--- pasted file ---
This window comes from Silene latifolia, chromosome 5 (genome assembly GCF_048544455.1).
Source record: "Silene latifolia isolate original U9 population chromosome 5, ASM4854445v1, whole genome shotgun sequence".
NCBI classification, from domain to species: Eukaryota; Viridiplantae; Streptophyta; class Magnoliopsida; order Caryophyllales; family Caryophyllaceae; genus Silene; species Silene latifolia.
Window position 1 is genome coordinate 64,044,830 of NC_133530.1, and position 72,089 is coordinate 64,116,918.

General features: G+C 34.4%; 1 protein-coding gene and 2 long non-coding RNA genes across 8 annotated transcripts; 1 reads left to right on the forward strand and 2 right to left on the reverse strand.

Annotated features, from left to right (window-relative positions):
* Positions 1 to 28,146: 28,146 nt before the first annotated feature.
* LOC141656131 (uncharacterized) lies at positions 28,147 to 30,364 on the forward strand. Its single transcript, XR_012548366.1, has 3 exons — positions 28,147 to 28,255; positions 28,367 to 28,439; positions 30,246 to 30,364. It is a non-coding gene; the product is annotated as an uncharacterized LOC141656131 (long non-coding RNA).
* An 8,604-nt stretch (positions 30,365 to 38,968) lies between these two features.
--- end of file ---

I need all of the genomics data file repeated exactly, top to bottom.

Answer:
This window comes from Silene latifolia, chromosome 5 (genome assembly GCF_048544455.1).
Source record: "Silene latifolia isolate original U9 population chromosome 5, ASM4854445v1, whole genome shotgun sequence".
NCBI classification, from domain to species: Eukaryota; Viridiplantae; Streptophyta; class Magnoliopsida; order Caryophyllales; family Caryophyllaceae; genus Silene; species Silene latifolia.
Window position 1 is genome coordinate 64,044,830 of NC_133530.1, and position 72,089 is coordinate 64,116,918.

General features: G+C 34.4%; 1 protein-coding gene and 2 long non-coding RNA genes across 8 annotated transcripts; 1 reads left to right on the forward strand and 2 right to left on the reverse strand.

Annotated features, from left to right (window-relative positions):
* Positions 1 to 28,146: 28,146 nt before the first annotated feature.
* LOC141656131 (uncharacterized) lies at positions 28,147 to 30,364 on the forward strand. Its single transcript, XR_012548366.1, has 3 exons — positions 28,147 to 28,255; positions 28,367 to 28,439; positions 30,246 to 30,364. It is a non-coding gene; the product is annotated as an uncharacterized LOC141656131 (long non-coding RNA).
* An 8,604-nt stretch (positions 30,365 to 38,968) lies between these two features.